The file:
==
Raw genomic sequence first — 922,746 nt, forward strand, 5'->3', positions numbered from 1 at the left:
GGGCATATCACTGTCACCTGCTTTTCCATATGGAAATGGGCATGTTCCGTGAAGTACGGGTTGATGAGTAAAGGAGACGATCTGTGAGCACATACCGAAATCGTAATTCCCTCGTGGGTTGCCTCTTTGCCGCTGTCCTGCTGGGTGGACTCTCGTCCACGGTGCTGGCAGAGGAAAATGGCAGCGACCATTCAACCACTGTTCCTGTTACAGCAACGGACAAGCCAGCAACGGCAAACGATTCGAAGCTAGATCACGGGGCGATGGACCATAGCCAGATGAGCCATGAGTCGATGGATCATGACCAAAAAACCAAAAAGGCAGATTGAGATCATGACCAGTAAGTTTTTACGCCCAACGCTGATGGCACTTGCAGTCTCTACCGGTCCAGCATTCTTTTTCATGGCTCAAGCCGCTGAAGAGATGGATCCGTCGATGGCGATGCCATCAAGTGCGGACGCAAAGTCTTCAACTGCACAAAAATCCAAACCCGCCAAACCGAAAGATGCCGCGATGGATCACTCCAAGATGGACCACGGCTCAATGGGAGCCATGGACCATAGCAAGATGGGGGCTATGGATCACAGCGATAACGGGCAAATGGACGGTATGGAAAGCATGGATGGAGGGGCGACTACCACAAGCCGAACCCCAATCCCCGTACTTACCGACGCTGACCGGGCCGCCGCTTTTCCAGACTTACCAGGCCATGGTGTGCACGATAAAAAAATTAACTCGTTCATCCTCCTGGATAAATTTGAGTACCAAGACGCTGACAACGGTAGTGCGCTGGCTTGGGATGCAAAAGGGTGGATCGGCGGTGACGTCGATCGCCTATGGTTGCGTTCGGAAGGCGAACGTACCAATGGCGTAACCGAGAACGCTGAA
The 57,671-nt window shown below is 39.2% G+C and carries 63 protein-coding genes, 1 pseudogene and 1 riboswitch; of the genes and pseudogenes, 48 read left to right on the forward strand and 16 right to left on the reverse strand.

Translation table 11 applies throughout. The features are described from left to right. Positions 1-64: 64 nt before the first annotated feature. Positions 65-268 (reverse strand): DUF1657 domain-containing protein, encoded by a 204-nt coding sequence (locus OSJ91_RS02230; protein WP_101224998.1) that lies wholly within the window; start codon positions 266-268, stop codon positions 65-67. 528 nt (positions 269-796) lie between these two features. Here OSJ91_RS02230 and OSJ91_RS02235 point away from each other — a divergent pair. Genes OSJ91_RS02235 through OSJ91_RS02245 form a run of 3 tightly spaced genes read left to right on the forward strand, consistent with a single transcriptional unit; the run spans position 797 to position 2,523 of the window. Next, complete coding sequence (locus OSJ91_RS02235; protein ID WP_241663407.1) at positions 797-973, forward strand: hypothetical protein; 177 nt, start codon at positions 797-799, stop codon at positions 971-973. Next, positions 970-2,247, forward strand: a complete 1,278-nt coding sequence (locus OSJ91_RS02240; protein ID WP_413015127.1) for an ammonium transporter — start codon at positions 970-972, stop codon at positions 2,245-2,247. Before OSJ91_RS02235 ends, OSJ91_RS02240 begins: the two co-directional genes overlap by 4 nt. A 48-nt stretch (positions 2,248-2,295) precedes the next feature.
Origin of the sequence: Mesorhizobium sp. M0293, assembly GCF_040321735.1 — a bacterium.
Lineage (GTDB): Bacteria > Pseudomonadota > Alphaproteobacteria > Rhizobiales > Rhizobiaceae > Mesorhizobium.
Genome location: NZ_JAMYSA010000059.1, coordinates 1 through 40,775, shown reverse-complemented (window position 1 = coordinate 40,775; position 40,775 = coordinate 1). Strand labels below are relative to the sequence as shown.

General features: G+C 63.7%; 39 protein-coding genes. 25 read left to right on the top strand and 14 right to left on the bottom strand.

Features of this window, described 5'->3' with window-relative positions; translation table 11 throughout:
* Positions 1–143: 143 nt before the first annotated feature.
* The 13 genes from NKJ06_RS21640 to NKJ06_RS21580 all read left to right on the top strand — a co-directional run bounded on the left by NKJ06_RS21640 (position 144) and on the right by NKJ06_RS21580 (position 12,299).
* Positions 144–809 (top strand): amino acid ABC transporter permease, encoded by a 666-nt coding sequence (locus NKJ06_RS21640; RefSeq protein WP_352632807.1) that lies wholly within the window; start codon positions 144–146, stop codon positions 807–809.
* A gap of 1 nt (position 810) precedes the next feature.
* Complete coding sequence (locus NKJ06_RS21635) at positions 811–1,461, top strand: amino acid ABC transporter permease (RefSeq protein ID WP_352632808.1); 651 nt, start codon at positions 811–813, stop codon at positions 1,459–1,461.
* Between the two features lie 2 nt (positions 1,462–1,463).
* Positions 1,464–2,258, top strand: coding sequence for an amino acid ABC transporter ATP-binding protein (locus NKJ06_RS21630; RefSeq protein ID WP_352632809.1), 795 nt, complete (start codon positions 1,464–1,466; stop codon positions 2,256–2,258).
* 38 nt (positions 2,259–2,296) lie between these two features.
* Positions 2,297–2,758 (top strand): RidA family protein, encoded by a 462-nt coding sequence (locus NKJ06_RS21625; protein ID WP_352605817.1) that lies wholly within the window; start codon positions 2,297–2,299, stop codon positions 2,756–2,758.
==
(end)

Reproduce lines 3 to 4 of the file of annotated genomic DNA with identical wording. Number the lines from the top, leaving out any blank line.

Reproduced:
The 57,671-nt window shown below is 39.2% G+C and carries 63 protein-coding genes, 1 pseudogene and 1 riboswitch; of the genes and pseudogenes, 48 read left to right on the forward strand and 16 right to left on the reverse strand.

Translation table 11 applies throughout. The features are described from left to right. Positions 1-64: 64 nt before the first annotated feature. Positions 65-268 (reverse strand): DUF1657 domain-containing protein, encoded by a 204-nt coding sequence (locus OSJ91_RS02230; protein WP_101224998.1) that lies wholly within the window; start codon positions 266-268, stop codon positions 65-67. 528 nt (positions 269-796) lie between these two features. Here OSJ91_RS02230 and OSJ91_RS02235 point away from each other — a divergent pair. Genes OSJ91_RS02235 through OSJ91_RS02245 form a run of 3 tightly spaced genes read left to right on the forward strand, consistent with a single transcriptional unit; the run spans position 797 to position 2,523 of the window. Next, complete coding sequence (locus OSJ91_RS02235; protein ID WP_241663407.1) at positions 797-973, forward strand: hypothetical protein; 177 nt, start codon at positions 797-799, stop codon at positions 971-973. Next, positions 970-2,247, forward strand: a complete 1,278-nt coding sequence (locus OSJ91_RS02240; protein ID WP_413015127.1) for an ammonium transporter — start codon at positions 970-972, stop codon at positions 2,245-2,247. Before OSJ91_RS02235 ends, OSJ91_RS02240 begins: the two co-directional genes overlap by 4 nt. A 48-nt stretch (positions 2,248-2,295) precedes the next feature.